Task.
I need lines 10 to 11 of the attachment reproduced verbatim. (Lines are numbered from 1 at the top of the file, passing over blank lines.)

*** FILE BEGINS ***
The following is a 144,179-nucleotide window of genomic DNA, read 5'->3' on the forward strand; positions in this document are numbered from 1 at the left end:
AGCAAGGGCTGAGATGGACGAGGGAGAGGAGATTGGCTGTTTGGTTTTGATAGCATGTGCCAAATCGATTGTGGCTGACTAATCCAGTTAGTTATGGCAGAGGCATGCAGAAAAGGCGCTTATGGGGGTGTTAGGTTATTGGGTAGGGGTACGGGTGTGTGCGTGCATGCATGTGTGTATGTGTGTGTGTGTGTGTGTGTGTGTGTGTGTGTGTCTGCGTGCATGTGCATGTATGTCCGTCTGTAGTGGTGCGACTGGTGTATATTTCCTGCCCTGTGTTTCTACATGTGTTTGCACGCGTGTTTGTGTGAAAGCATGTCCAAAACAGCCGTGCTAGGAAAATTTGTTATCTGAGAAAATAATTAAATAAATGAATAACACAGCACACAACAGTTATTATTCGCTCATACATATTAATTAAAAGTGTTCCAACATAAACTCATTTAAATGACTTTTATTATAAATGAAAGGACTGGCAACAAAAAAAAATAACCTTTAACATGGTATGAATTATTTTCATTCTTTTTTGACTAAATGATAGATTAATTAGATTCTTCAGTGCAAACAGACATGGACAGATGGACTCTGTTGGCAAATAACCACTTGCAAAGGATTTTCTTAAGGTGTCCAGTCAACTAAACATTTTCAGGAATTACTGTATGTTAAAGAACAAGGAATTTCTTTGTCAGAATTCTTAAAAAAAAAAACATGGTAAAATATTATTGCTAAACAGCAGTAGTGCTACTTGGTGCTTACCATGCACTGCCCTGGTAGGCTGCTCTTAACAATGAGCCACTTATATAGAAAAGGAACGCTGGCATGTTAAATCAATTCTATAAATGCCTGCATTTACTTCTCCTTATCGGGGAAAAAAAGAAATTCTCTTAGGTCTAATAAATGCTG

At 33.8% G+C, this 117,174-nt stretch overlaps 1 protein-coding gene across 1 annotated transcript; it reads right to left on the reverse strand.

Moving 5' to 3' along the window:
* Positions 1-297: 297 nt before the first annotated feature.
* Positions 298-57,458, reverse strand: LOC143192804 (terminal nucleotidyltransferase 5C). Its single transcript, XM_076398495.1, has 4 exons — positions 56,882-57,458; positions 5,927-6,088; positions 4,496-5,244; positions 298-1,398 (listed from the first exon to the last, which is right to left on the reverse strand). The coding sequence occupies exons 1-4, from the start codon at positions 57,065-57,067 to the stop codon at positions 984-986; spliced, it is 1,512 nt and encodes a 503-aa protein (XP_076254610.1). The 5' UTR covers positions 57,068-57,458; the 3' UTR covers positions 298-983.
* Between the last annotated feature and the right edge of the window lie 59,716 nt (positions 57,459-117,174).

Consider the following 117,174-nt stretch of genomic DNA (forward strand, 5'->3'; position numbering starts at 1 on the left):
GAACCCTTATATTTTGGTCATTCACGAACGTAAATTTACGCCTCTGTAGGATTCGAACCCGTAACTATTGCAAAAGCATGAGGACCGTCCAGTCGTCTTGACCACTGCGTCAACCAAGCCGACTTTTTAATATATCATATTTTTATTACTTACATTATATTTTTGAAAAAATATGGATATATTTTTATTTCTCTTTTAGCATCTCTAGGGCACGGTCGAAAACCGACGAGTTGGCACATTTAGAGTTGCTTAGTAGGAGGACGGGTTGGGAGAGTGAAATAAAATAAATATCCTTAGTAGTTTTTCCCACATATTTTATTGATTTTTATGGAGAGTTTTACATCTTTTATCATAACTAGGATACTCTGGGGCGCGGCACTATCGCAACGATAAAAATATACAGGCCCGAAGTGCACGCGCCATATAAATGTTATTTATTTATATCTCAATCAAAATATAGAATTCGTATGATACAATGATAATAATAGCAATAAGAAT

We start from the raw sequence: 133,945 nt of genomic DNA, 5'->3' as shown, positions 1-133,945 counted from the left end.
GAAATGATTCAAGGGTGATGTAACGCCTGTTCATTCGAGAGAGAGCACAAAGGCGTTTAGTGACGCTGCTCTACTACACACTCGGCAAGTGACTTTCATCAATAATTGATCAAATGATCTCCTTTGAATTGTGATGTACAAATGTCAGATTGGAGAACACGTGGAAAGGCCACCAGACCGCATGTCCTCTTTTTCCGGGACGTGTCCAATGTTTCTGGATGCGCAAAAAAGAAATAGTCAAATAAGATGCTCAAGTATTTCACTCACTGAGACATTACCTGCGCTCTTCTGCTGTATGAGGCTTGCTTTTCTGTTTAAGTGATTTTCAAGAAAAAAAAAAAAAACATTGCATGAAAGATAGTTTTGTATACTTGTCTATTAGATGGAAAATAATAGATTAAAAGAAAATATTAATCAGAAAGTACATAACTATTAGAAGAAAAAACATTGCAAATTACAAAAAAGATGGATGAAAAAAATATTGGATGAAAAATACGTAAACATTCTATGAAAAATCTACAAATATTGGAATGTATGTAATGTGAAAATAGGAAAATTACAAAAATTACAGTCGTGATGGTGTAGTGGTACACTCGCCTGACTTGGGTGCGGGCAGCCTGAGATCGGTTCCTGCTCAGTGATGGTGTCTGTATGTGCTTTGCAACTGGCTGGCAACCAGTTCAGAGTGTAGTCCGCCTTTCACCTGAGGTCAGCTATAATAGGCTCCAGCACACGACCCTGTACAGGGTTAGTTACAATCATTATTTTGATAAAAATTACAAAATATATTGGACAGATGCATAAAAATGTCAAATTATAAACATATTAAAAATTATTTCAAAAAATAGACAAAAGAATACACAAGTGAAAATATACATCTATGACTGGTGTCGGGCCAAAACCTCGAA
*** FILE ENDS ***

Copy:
We start from the raw sequence: 133,945 nt of genomic DNA, 5'->3' as shown, positions 1-133,945 counted from the left end.
GAAATGATTCAAGGGTGATGTAACGCCTGTTCATTCGAGAGAGAGCACAAAGGCGTTTAGTGACGCTGCTCTACTACACACTCGGCAAGTGACTTTCATCAATAATTGATCAAATGATCTCCTTTGAATTGTGATGTACAAATGTCAGATTGGAGAACACGTGGAAAGGCCACCAGACCGCATGTCCTCTTTTTCCGGGACGTGTCCAATGTTTCTGGATGCGCAAAAAAGAAATAGTCAAATAAGATGCTCAAGTATTTCACTCACTGAGACATTACCTGCGCTCTTCTGCTGTATGAGGCTTGCTTTTCTGTTTAAGTGATTTTCAAGAAAAAAAAAAAAAACATTGCATGAAAGATAGTTTTGTATACTTGTCTATTAGATGGAAAATAATAGATTAAAAGAAAATATTAATCAGAAAGTACATAACTATTAGAAGAAAAAACATTGCAAATTACAAAAAAGATGGATGAAAAAAATATTGGATGAAAAATACGTAAACATTCTATGAAAAATCTACAAATATTGGAATGTATGTAATGTGAAAATAGGAAAATTACAAAAATTACAGTCGTGATGGTGTAGTGGTACACTCGCCTGACTTGGGTGCGGGCAGCCTGAGATCGGTTCCTGCTCAGTGATGGTGTCTGTATGTGCTTTGCAACTGGCTGGCAACCAGTTCAGAGTGTAGTCCGCCTTTCACCTGAGGTCAGCTATAATAGGCTCCAGCACACGACCCTGTACAGGGTTAGTTACAATCATTATTTTGATAAAAATTACAAAATATATTGGACAGATGCATAAAAATGTCAAATTATAAACATATTAAAAATTATTTCAAAAAATAGACAAAAGAATACACAAGTGAAAATATACATCTATGACTGGTGTCGGGCCAAAACCTCGAA